Varicose Veins: What Men Need to Know

Contributed by Wake Radiology

About five years ago, Dr. Steven Taylor noticed that he was developing varicose veins in his legs. It didn’t surprise him, as nearly everyone on his mother’s side of the family has them.

While he didn’t have any discomfort at first, throughout time his legs began to feel heavy and tired. As a dentist with a new private practice in the Triangle, Dr. Taylor spends his day sitting, standing or walking around the office. He had one thought: “You’re not supposed to have bulging varicose veins at age 37!” He took action by undergoing an evaluation and ultrasound to confirm what he suspected. In August 2009, he had two procedures to ablate a malfunctioning vein and remove the larger resultant varicosities.

“It was a simple outpatient procedure at Wake Radiology Interventional Services in Cary, and now the symptoms are completely gone. My legs no longer feel tired, and that’s a good thing,” noted Dr. Taylor, who is also an active dad to two boys – ages 3 and 4.

Dr. Taylor is not alone. More than 80 million Americans have symptoms related to venous insufficiency. While most think that it’s a problem primarily for middle-to-older age women, about 25 percent of patients are men. Women are more likely to develop problematic veins due to multiple risk factors such as hormonal influences during pregnancy, puberty and menopause and use of oral contraception. Men usually have a family history of the condition. Other contributing factors may include high blood pressure, being overweight, lack of exercise and smoking.

Most patients will first notice a slight pain or burning in their legs, followed by swelling, aching, throbbing, itching and heaviness in the affected area.

“While these symptoms are the same for both sexes, men are more likely to come in for an evaluation after the condition has worsened,” according to Susan Weeks, MD, interventional radiologist, at Wake Radiology, who specializes in minimally invasive vein treatments.

Dr. Weeks says that men more often present with increased pain, swelling, skin changes and difficult to treat ulcers. “We don’t want men to wait until their symptoms are debilitating or affecting their lifestyle. There are many therapies now that are much easier for the patient with fewer complications that give them a quicker return to normal activities.”

Veins run throughout the body as part of the circulatory system. They have one-way valves to direct blood back toward the heart. When the veins malfunction, they become engorged with blood, causing spider or varicose veins. Spider veins are smaller and form on the surface of the skin, while varicose veins are larger, superficial veins that can result in greater pain and discomfort. They appear twisted and ropey and are usually located on the calves, on the inside of the leg or lateral thighs.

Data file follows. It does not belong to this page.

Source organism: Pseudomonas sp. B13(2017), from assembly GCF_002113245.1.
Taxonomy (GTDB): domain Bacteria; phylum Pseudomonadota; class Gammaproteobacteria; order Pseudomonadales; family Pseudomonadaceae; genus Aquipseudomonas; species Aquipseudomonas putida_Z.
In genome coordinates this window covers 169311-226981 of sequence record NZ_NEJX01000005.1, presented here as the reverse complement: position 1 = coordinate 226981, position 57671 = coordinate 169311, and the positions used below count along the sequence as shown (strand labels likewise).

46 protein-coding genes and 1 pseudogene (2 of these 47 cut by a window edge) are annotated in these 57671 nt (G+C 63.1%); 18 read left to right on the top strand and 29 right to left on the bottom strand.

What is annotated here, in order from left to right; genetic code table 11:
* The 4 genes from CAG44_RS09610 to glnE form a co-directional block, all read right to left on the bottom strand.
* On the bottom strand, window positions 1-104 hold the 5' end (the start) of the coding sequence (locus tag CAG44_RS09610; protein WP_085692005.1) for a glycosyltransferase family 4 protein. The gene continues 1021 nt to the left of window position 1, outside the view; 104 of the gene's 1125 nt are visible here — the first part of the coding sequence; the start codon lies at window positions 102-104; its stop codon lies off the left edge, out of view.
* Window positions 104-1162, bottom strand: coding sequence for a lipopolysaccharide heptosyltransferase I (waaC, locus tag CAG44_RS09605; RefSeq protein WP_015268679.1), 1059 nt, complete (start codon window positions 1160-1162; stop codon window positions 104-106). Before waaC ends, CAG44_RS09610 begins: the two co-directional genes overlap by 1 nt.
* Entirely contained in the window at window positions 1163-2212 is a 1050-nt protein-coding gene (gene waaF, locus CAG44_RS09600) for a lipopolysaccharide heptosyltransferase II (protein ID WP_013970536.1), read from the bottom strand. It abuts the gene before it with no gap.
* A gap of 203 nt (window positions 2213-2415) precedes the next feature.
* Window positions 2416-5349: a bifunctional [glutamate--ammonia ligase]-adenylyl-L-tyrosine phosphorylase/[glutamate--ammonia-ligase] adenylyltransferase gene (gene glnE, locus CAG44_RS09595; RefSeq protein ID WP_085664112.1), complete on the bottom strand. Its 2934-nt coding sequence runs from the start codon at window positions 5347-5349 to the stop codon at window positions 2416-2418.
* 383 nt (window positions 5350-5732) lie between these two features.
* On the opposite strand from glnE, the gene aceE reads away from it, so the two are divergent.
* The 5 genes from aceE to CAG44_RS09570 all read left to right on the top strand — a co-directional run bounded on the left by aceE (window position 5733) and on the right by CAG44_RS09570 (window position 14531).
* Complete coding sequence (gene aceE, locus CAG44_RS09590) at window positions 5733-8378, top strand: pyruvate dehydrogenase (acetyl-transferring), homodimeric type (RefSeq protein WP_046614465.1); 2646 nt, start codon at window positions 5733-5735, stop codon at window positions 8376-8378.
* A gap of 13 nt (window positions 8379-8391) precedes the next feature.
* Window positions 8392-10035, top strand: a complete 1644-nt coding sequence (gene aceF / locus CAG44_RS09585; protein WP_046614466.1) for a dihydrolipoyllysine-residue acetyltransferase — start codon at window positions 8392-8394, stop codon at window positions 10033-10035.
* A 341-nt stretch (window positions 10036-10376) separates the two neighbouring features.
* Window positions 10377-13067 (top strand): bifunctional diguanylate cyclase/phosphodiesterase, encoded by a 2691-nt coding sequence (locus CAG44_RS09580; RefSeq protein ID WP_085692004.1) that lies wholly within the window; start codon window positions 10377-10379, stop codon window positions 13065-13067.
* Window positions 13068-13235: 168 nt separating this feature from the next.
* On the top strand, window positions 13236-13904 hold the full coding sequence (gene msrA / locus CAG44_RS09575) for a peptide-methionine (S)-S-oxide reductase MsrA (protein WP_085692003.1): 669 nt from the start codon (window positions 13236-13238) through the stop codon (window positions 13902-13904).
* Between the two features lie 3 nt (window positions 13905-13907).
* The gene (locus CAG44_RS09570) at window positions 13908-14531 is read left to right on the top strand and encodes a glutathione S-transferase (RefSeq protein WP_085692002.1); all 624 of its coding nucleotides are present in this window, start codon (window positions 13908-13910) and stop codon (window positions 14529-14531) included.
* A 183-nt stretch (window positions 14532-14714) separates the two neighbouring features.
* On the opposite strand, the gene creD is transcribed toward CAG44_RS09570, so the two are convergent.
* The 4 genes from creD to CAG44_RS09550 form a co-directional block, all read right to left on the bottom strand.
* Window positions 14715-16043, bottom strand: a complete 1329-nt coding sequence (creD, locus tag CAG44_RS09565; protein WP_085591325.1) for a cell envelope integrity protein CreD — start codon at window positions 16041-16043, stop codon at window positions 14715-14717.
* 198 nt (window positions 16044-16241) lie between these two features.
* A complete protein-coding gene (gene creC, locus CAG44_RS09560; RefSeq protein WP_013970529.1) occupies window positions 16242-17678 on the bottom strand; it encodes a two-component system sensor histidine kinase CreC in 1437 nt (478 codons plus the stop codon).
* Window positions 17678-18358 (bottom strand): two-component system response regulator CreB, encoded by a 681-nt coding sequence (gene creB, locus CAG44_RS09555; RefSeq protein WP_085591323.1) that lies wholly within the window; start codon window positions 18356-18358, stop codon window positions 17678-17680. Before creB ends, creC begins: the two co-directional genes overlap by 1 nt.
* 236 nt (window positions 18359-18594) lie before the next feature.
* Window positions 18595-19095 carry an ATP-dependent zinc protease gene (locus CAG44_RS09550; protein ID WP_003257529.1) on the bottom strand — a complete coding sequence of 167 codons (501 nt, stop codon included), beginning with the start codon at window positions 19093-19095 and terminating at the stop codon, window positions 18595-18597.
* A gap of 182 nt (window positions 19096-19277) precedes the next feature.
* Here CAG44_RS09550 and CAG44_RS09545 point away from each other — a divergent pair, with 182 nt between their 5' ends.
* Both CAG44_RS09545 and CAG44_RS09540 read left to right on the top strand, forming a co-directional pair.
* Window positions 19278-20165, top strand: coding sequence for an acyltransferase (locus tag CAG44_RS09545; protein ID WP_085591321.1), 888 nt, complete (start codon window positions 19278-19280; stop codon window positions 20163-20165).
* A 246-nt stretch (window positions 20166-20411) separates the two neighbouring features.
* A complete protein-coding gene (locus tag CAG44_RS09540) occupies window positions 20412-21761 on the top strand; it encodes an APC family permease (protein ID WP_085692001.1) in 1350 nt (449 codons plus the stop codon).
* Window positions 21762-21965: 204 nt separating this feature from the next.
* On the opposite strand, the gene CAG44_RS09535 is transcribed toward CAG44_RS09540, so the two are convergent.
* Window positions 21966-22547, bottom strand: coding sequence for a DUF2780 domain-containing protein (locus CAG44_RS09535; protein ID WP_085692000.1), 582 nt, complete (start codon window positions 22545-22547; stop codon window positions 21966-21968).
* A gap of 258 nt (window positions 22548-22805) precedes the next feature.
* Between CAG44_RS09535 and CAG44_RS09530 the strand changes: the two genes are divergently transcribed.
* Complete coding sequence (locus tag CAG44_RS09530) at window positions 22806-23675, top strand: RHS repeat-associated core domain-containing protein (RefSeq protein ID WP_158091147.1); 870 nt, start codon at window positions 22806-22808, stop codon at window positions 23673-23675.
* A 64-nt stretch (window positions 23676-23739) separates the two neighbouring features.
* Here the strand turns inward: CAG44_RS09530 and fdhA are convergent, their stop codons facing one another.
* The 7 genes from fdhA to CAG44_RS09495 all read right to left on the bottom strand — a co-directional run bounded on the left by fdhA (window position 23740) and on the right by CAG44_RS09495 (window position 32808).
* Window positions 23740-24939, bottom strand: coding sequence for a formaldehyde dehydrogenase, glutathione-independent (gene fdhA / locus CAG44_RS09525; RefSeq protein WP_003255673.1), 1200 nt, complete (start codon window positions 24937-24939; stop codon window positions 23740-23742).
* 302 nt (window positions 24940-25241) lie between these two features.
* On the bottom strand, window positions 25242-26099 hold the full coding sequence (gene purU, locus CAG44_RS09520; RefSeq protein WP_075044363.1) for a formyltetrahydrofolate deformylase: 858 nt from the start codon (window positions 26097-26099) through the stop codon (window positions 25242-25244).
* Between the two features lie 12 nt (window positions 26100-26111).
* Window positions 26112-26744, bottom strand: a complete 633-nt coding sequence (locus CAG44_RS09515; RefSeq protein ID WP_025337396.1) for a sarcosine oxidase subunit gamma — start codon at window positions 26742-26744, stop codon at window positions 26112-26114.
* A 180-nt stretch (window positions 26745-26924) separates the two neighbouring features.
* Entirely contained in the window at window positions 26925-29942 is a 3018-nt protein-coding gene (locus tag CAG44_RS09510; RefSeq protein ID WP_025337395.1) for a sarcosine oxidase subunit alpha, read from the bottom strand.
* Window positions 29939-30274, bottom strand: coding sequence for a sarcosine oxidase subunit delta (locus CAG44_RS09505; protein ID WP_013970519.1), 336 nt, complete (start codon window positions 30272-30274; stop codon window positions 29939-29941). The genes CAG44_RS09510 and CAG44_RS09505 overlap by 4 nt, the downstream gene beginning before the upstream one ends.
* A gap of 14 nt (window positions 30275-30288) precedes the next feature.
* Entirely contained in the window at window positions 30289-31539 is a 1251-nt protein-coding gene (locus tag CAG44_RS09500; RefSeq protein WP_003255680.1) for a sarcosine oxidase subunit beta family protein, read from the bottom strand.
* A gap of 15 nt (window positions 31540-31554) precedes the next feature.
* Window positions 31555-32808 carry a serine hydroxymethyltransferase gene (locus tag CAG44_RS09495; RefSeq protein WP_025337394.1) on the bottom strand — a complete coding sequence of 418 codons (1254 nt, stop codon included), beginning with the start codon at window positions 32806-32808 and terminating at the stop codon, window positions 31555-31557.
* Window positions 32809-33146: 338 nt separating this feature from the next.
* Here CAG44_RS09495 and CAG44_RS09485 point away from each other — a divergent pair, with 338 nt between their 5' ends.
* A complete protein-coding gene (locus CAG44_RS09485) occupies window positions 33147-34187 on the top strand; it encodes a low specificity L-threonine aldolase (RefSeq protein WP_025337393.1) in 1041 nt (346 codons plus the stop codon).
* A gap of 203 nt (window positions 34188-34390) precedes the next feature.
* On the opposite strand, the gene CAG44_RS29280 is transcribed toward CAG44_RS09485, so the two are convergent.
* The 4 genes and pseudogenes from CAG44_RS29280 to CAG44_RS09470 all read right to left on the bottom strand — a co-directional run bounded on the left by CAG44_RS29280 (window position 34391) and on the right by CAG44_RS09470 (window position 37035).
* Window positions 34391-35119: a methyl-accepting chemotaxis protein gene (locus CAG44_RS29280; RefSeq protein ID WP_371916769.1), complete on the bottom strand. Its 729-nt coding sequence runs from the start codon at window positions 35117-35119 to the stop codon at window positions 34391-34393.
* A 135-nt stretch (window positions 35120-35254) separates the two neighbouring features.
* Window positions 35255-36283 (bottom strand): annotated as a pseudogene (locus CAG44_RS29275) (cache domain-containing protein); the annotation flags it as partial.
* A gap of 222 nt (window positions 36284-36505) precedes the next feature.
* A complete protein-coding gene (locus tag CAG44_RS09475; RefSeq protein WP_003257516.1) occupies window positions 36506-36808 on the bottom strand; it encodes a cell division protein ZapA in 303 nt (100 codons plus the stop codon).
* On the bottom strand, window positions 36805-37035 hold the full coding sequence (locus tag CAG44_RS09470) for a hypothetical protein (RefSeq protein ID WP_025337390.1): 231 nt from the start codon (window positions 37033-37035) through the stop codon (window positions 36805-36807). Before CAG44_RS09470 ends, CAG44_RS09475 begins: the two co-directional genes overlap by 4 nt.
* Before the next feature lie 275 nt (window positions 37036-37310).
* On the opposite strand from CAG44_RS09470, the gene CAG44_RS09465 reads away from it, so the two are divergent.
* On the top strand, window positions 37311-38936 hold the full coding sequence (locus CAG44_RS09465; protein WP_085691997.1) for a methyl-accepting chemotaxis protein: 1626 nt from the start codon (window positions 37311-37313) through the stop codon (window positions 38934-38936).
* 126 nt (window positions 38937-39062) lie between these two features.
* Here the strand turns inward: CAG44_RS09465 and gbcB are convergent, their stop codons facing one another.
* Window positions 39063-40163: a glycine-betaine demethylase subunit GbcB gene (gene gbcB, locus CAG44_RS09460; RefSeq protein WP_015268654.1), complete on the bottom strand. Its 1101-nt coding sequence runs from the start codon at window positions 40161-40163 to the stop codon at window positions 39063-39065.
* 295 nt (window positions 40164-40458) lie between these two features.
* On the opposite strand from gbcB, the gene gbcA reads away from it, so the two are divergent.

Physicians normally diagnose malfunctioning venous valves through a combination of physical examination and ultrasound testing. In many patients, the secondary varicosities are readily visible, but ultrasound is used to identify the underlying malfunctioning superficial vein. Using sound waves through Doppler ultrasound, physicians can locate the precise point of the valve malfunction.

“Some patients come in with minimal pain or fewer symptoms, so we can prescribe more conservative treatments, including the use of compression hose,” explained Dr. Weeks. “These stockings compress the superficial veins to promote blood flow through the leg veins and prevent fluid accumulation.”

Dr. Weeks noted, however, these stockings do not cure the problem. In cases where the symptoms are more severe or compression hose are not sufficient, other treatments are required.

“We treat chronic venous insufficiency or valvular dysfunction by ablating the underlying problem vein, removing secondary varicosities through tiny access sites, and sclerosing any smaller varicosities or spider veins as needed.”

Dr. Weeks is a vascular and interventional radiologist and vein specialist at Wake Radiology Interventional Services in Cary. She graduated from the University of North Carolina School of Medicine and completed a residency and fellowship in vascular/interventional radiology at the University of North Carolina Hospitals.
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Common Procedures to Treat Varicose and Spider Veins

Endovenous laser treatment (EVLT) — a minimally invasive procedure using imaging guidance and laser technology. Ablates the main superficial veins to allow decompression of secondary varicosities and allows healthier veins to take over.

Sclerotherapy — an injection that irritates the lining of the vein and causes it to fibrose and be absorbed by the body. Used to treat spider veins and small to medium-sized varicose veins.

Ambulatory phlebectomy — an in-office procedure where medium and large varicose veins are removed through tiny puncture holes in the skin. The vein is hooked through the small opening and gently removed one section at a time.

Cosmetic laser technology — a topical laser is directed on small spider veins, causing them to seal and be absorbed by the body.

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